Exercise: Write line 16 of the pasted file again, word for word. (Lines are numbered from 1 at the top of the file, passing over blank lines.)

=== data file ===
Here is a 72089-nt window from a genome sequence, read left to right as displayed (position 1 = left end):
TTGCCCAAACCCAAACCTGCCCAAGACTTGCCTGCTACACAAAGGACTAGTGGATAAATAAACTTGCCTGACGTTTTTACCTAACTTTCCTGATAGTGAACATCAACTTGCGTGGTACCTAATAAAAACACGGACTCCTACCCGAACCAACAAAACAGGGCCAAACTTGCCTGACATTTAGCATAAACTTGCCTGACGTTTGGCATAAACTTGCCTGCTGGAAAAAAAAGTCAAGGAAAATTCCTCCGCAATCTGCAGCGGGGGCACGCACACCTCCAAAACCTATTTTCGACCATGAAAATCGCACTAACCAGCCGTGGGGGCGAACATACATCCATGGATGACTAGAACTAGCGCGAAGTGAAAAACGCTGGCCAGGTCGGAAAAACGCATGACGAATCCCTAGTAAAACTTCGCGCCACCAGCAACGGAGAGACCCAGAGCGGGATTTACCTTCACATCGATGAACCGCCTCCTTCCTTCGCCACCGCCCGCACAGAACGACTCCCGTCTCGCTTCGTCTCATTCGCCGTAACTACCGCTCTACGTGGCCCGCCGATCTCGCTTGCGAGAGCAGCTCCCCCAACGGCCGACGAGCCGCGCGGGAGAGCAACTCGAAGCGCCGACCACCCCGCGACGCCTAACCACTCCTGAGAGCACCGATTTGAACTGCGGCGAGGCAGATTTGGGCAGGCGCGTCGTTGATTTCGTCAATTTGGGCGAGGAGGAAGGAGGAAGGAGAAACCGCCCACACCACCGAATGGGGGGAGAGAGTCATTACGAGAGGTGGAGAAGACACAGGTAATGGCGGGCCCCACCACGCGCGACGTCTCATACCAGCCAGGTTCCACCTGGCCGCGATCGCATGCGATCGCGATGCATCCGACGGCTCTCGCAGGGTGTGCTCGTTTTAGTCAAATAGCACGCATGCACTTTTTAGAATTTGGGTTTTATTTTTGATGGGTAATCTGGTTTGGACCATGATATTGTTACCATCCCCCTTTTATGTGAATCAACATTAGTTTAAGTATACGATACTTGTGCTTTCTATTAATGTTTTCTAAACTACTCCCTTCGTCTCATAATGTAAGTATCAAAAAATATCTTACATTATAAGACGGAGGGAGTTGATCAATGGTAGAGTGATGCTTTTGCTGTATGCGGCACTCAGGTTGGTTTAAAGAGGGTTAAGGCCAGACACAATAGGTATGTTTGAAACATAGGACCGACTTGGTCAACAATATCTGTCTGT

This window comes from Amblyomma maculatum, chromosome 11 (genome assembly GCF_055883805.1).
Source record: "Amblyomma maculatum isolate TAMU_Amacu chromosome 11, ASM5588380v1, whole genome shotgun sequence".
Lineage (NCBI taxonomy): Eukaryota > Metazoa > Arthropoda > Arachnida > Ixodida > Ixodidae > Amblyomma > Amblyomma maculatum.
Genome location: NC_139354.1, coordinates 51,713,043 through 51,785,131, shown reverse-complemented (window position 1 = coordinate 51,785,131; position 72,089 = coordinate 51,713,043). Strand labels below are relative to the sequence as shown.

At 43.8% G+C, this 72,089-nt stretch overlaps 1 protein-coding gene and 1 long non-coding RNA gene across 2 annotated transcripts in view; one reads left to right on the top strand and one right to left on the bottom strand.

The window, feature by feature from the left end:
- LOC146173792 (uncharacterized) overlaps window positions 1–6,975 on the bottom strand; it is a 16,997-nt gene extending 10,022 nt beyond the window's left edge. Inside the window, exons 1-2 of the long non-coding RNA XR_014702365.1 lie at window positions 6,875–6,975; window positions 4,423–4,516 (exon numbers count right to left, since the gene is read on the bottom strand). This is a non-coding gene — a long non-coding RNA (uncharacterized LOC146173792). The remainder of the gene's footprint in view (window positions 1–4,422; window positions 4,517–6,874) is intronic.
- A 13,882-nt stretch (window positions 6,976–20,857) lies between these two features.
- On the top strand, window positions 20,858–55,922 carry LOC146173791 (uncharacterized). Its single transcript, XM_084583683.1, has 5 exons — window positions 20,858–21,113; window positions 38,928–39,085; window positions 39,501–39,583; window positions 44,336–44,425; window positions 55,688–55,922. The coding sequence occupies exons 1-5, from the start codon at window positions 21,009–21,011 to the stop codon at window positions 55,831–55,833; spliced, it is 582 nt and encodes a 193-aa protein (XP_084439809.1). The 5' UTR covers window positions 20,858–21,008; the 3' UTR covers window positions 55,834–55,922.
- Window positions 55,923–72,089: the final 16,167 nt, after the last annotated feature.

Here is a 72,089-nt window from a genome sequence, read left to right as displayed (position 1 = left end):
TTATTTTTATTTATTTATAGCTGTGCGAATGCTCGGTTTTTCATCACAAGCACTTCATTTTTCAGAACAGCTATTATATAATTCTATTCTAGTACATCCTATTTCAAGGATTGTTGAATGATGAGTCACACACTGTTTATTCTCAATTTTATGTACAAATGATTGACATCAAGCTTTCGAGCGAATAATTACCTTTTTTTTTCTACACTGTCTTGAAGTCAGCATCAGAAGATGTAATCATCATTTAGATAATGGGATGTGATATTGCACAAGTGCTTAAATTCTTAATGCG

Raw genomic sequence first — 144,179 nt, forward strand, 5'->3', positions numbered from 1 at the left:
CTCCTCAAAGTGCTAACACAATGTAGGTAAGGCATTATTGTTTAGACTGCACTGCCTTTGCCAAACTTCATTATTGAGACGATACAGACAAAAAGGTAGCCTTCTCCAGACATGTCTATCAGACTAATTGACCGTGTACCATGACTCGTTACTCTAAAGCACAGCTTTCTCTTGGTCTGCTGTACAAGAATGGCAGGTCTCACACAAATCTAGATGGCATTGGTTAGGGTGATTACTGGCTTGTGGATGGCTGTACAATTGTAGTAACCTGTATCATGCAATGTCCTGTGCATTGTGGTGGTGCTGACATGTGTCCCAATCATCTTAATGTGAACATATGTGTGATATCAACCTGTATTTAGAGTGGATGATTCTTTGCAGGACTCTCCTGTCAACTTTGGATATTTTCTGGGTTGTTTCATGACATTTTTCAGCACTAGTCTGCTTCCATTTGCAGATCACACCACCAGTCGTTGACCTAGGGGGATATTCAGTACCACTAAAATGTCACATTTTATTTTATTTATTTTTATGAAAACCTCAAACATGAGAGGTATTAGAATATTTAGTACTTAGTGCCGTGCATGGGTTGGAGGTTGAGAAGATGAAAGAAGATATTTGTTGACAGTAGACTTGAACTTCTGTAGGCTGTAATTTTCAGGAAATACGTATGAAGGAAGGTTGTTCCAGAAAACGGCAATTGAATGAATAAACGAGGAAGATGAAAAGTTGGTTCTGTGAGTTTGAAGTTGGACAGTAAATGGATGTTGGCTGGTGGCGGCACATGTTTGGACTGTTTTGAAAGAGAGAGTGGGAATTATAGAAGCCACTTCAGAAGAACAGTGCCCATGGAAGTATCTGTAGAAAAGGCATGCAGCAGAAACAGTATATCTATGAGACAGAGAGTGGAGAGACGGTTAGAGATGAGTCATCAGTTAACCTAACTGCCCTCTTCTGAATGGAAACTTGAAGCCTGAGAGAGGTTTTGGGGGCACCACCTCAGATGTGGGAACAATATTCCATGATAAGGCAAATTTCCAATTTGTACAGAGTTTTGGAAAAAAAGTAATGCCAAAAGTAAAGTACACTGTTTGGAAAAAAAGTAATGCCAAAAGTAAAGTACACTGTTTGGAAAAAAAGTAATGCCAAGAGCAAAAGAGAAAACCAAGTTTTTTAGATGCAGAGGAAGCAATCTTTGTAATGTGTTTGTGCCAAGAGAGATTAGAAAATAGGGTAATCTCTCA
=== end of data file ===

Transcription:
CTCCTCAAAGTGCTAACACAATGTAGGTAAGGCATTATTGTTTAGACTGCACTGCCTTTGCCAAACTTCATTATTGAGACGATACAGACAAAAAGGTAGCCTTCTCCAGACATGTCTATCAGACTAATTGACCGTGTACCATGACTCGTTACTCTAAAGCACAGCTTTCTCTTGGTCTGCTGTACAAGAATGGCAGGTCTCACACAAATCTAGATGGCATTGGTTAGGGTGATTACTGGCTTGTGGATGGCTGTACAATTGTAGTAACCTGTATCATGCAATGTCCTGTGCATTGTGGTGGTGCTGACATGTGTCCCAATCATCTTAATGTGAACATATGTGTGATATCAACCTGTATTTAGAGTGGATGATTCTTTGCAGGACTCTCCTGTCAACTTTGGATATTTTCTGGGTTGTTTCATGACATTTTTCAGCACTAGTCTGCTTCCATTTGCAGATCACACCACCAGTCGTTGACCTAGGGGGATATTCAGTACCACTAAAATGTCACATTTTATTTTATTTATTTTTATGAAAACCTCAAACATGAGAGGTATTAGAATATTTAGTACTTAGTGCCGTGCATGGGTTGGAGGTTGAGAAGATGAAAGAAGATATTTGTTGACAGTAGACTTGAACTTCTGTAGGCTGTAATTTTCAGGAAATACGTATGAAGGAAGGTTGTTCCAGAAAACGGCAATTGAATGAATAAACGAGGAAGATGAAAAGTTGGTTCTGTGAGTTTGAAGTTGGACAGTAAATGGATGTTGGCTGGTGGCGGCACATGTTTGGACTGTTTTGAAAGAGAGAGTGGGAATTATAGAAGCCACTTCAGAAGAACAGTGCCCATGGAAGTATCTGTAGAAAAGGCATGCAGCAGAAACAGTATATCTATGAGACAGAGAGTGGAGAGACGGTTAGAGATGAGTCATCAGTTAACCTAACTGCCCTCTTCTGAATGGAAACTTGAAGCCTGAGAGAGGTTTTGGGGGCACCACCTCAGATGTGGGAACAATATTCCATGATAAGGCAAATTTCCAATTTGTACAGAGTTTTGGAAAAAAAGTAATGCCAAAAGTAAAGTACACTGTTTGGAAAAAAAGTAATGCCAAAAGTAAAGTACACTGTTTGGAAAAAAAGTAATGCCAAGAGCAAAAGAGAAAACCAAGTTTTTTAGATGCAGAGGAAGCAATCTTTGTAATGTGTTTGTGCCAAGAGAGATTAGAAAATAGGGTAATCTCTCA